Sam’s Club offering small business loans to many that banks will not
A small business owner walks into a Sam’s Club, picks up a year’s worth of pens and pencils, a truckload of printer ribbons and a few gallons of ketchup for the break room. But, she could use a little working capital, too. So, on the way out the door, the swings by and begins the application process for a U.S. Small Business Administration (SBA) loan.
That may sound farfetched, but Sam’s Club, a business unit of Wal-Mart, has already launched a small business loan pilot program. If it proves successful — and the SBA lender in the pilot program reports an overwhelming early response — entrepreneurs shopping at Sam’s could soon snag business loans of up to $25,000 straight “off the shelf.”
“Access to capital is a major pain point for our members and the small business Main Street community. We believe this pilot program is a step in the right direction to help fuel small business growth and create jobs to stimulate our economy,” said Catherine Corley, vice president of membership at Sam’s.
The Sam’s program is focused on minority-, women- and veteran-owned businesses only, offering financing under SBA’s Community Express, Patriot Express and Export Express programs from $5,000 to $25,000. Those who apply during the pilot program receive $100 off the application fee, a 20 percent discount, and a 7.5 APR, which represents a discount of 25 basis points.
Currently, applications are available online only, but Sam’s is also testing some in-store communication and marketing strategies.
Sam’s has chosen Superior Financial Group as its approved SBA lender. Superior is the largest SBA-backed lender in the nation, and one of only 13 approved Small Business Lending Corporations federally regulated by SBA.
In 2009, it ranked 17th, just behind BancorpSouth, in SBA-backed loans awarded in Mississippi.
Tim Jochner, CEO of California-based Superior, said Sam’s approached his company about four months ago with the pilot program proposal. He said Superior’s experience and existing infrastructure and technology were keys to Superior landing the project.
Jochner said that originally the pilot program was planned to last three to six months. However, that might change as Superior has been inundated with applications.
In one 24-hour period alone, Superior received 480 applications, far exceeding Jochner’s expectations. Superior’s system has pre-qualified 60 percent of those applications, but Jochner expects that to rise to 65 percent when Superior personnel review the applications. That, too, exceeds the historic average of approximately 40 percent, he added.
But, those numbers may swell as Superior is fine-tuning its system, hoping to speed up the loan process. The pre-qualifying application only takes a few minutes to complete. Within 10 seconds, applicants receive an e-mail notifying them whether they have been pre-qualified or not. The loan application is then sent to a coordinator before passing through technical assistance the same day.
SBA requires a “wet signature” for final approval, which delays the process. Jochner said a typical loan application takes four days to process. However, Superior’s system has turned an SBA-backed loan in a mere 48 hours.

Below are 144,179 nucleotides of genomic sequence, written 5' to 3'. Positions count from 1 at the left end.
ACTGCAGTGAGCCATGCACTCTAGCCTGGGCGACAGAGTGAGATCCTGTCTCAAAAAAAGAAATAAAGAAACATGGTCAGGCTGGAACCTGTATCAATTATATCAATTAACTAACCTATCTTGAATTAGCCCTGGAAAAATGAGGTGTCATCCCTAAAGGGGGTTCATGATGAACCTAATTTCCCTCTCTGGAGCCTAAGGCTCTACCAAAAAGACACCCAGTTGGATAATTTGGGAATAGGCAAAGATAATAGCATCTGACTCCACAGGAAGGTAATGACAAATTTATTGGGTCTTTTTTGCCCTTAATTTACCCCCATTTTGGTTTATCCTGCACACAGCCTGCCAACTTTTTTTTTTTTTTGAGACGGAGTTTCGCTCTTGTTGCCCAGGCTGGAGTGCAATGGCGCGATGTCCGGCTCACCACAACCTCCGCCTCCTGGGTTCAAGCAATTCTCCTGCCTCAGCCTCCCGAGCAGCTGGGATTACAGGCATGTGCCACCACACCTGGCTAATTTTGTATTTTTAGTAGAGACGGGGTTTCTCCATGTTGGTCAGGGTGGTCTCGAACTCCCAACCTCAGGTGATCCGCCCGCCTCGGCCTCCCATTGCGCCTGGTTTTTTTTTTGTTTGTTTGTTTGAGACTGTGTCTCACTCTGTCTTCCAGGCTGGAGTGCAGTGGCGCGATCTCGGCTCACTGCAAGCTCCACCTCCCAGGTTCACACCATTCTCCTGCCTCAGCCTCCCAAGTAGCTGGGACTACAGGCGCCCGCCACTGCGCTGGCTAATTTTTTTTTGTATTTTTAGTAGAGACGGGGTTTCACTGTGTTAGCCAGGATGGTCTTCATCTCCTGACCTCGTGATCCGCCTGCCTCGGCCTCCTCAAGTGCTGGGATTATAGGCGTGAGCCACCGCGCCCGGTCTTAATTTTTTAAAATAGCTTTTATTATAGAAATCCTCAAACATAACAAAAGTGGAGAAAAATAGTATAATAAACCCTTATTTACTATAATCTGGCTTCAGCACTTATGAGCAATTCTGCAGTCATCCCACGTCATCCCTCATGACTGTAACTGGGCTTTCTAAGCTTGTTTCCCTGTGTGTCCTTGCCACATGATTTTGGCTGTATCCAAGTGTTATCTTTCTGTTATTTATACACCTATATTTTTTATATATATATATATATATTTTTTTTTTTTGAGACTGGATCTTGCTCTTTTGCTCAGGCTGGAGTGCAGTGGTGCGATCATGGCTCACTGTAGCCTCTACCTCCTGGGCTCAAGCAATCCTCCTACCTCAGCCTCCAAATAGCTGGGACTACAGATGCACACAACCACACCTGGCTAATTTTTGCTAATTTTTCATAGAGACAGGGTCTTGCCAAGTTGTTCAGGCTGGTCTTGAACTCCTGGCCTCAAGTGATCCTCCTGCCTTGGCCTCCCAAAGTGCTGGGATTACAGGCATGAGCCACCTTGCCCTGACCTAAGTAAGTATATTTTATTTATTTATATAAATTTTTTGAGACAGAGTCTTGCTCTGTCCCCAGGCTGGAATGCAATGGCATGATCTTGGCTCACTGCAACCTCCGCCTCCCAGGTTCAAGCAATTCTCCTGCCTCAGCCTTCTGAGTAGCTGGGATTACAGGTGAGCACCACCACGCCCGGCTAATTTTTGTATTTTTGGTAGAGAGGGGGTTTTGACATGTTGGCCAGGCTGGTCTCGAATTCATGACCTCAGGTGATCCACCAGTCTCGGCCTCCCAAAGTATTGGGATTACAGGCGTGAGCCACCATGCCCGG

Jochner said Superior’s goal is to refine its system that would allow the applicant to receive a credit in less than an hour.
This fast-track process is one of the qualms the banking community has with the Sam’s program. Will applicants have a clear understanding of the loan and its terms? Is an “assembly line” approach to SBA-backed lending good for entrepreneurs, many of whom lack financing savvy and experience?
John Hairston, CEO and COO of Gulfport-based Hancock Holding Company, one of the largest providers of SBA-backed loans in the state (third in 2009), said, “There are several organizations other than conventional banks who have finance lines of business who originate SBA loans. Thus, the entrance of Sam’s Club to the SBA field is simply one more large retailer trying to make a transaction profit on government-backed credits. We have no objection to their specific entrance into the market.
“We do express concern when any borrower is issued credit by individuals who do not fully appreciate the complexity and risk of a small business owner. A retailer thinks of profit at an individual transaction level, i.e. sell this widget, make money and move on to the next customer and next widget. A banker thinks of the individual transaction as part of an overall relationship spanning multiple years, business changes, economic cycles, and so forth. So, our profit opportunity is enhanced by having the best interests of the client at heart for the long term, not just a single loan.
“Another concern is the tendency for retail sales people to have very high turnover. SBA loans are not like selling a family-sized box of Cheerios — it takes time to develop expertise and experience in order to properly assess a client’s situation and match the right credit facility to the need. So we would be less concerned about competition, and more concerned that clients are harmed by rookies with very short-term interests offering products that should be offered by seasoned lenders with long-term best interests in mind.”
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